City officials have plenty of reasons to be optimistic about the positive turns the COVID-19 pandemic has taken – last week the city reported two fatalities from the disease, a far cry from …
City officials have plenty of reasons to be optimistic about the positive turns the COVID-19 pandemic has taken – last week the city reported two fatalities from the disease, a far cry from periods at the pandemic’s peak when more than 200 people died in a single week.
But just as the dangers of COVID are receding, the city finds itself facing an all-too-familiar crisis: gun violence. Mayor Jim Kenny gave the first of what will be a biweekly press conference on the state of gun violence in the city on Wednesday, March 17. At that time, the city reported 103 fatal shootings, which are part of 380 shootings. The pace is one that will again break records after last year saw gun crime at its highest rate since 1960.
“The number of guns that are on the street is irrational and crazy,” Kenney said Wednesday.
Public officials around the country are struggling with the same as the number of violent gun crimes climb up to levels not seen since the War on Drugs era of the early 90s. According to Gun Violence Archives, which has been tracking gun deaths and injuries since 2014, the number of non-suicide gun deaths in the U.S. has been rising almost every year. In 2014, the group tracked 12,418 deaths. In 2020, that number was 19,380, a 64% increase over seven years.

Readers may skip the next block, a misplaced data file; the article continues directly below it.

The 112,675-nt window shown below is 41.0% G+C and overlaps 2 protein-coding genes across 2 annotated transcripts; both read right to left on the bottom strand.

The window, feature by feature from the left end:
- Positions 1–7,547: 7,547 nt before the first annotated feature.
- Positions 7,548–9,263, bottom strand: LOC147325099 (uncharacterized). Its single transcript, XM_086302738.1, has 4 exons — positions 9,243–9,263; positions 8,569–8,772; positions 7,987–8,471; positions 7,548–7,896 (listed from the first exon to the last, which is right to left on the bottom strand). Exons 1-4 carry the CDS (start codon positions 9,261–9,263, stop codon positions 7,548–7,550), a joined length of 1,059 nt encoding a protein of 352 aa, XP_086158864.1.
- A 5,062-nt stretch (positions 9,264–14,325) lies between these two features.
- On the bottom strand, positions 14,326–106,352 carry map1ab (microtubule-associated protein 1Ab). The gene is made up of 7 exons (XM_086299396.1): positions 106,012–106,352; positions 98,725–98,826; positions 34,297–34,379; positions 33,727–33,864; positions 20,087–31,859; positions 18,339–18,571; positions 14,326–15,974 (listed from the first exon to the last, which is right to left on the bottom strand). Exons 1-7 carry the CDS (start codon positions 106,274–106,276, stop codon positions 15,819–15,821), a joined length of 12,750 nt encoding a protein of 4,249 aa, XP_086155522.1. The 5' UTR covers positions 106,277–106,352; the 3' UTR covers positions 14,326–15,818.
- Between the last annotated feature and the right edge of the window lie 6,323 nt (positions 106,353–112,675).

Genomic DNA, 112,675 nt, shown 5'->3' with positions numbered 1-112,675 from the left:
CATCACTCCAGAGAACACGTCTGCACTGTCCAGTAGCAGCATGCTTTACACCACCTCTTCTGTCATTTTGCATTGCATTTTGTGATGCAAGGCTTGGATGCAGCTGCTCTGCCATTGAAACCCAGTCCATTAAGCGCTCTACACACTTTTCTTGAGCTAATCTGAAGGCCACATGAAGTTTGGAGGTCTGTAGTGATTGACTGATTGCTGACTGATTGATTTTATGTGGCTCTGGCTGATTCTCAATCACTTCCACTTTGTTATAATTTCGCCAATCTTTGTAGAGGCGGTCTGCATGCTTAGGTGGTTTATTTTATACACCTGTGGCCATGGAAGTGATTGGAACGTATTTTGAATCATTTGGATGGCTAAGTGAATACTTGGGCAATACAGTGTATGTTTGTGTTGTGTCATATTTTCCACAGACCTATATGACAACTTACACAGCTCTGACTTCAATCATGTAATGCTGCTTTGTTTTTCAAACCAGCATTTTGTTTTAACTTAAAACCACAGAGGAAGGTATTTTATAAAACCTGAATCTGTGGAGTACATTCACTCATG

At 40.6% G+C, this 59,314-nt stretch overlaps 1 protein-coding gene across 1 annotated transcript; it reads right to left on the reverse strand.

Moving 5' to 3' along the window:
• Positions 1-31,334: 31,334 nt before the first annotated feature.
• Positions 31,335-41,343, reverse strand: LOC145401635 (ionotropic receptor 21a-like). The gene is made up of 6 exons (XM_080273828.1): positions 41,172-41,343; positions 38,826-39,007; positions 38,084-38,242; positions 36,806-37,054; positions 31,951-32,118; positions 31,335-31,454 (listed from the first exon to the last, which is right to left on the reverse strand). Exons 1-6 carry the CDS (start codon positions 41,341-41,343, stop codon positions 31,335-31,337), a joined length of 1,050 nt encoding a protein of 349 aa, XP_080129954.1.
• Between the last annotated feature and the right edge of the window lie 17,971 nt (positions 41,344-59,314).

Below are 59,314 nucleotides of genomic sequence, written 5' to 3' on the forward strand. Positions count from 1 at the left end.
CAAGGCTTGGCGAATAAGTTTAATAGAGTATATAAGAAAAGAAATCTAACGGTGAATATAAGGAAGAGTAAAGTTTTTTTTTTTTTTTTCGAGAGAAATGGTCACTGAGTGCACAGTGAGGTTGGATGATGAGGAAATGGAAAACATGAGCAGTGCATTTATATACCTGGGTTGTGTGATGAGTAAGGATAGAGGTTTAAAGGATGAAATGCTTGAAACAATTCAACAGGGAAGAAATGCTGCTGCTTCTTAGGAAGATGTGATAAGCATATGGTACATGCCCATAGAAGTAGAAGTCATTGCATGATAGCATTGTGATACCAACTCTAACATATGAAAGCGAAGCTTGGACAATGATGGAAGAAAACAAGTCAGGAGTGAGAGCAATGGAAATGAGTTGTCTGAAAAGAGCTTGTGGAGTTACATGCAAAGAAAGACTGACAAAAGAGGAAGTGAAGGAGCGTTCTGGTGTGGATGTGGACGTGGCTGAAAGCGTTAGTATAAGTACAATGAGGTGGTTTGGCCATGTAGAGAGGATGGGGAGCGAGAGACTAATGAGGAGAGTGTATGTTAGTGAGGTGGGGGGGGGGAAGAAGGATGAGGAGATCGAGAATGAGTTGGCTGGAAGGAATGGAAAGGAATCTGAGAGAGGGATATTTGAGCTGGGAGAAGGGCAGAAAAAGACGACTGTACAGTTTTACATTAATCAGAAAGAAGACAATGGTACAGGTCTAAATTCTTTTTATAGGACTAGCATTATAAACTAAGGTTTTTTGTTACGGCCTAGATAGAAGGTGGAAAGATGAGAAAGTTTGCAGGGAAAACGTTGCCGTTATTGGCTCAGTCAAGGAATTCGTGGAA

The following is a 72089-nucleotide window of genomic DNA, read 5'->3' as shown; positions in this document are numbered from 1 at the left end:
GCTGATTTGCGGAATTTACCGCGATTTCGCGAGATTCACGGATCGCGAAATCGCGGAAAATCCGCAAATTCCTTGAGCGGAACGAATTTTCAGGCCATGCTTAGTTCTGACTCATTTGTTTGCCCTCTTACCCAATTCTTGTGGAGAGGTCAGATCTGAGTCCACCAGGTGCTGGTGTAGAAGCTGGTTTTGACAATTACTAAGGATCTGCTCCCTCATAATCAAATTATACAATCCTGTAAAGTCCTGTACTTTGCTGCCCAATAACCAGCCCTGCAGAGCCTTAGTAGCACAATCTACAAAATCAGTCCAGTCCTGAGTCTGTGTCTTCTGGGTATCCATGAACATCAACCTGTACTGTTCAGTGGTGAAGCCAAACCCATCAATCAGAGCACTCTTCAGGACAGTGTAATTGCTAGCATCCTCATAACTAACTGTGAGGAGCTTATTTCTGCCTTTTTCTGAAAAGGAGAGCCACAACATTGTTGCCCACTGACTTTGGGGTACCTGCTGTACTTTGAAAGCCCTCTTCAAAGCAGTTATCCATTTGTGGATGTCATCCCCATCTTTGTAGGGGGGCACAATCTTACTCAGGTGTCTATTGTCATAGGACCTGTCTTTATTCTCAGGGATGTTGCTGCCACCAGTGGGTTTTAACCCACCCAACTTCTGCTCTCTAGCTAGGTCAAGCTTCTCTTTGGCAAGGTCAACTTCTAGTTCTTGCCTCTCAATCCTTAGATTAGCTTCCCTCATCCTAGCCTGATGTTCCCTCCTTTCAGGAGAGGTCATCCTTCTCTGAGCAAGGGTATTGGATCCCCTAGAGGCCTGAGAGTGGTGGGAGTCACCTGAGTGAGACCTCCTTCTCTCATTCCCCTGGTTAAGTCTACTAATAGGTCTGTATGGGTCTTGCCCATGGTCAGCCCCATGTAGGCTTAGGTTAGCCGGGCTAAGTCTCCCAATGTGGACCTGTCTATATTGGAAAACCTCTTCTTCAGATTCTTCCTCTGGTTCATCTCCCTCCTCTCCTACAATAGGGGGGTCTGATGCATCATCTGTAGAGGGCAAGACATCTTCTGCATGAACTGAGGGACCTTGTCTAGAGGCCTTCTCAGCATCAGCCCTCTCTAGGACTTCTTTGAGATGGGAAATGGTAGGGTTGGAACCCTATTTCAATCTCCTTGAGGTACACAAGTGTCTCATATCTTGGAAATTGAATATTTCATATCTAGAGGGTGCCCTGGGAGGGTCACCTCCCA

It shouldn’t be surprising that gun violence has taken such a leap during the pandemic. Inequality has increased, school and other programs designed to keep young people occupied have been reduced or canceled entirely. Domestic violence has also increased. Police Commissioner Danielle Outlaw said Wednesday that domestic violence incidents are up 30%.
While Philadelphia will be looking at ways to address contributing factors – everything from graduation rates to persistent poverty – there is only so much any municipality can do. Gun laws are set by states with some Federal standards in place.
The U.S. Senate’s Judiciary Committee, led by Illinois Sen. Dick Durbin, will hold hearings this week to address measures that could help take guns out. A popular measure they will no doubt discuss is one that would close the so-called “gun show” loophole that allows private sellers to sell guns without conducting federal background checks. According to a Morning Consult/Politico poll, 84% of voters, including 77% of Republicans, support a background check on all gun purchases.
Another popular measure that will be on the table is a federal waiting period of 10 days. The theory behind waiting periods is that it can reduce so-called “crimes of passion,” including suicide. This measure has seen a renewed focus by gun control advocates after the killing of eight people at several Georgia massage parlors last week by a gunman who purchased his weapon the same day as the killings.
Accepting gun violence as a routine of American life must end. There are plenty of common-sense options that preserve Second Amendment rights to own guns but make it much less likely that guns fall so easily into the hands of people who shouldn’t have them.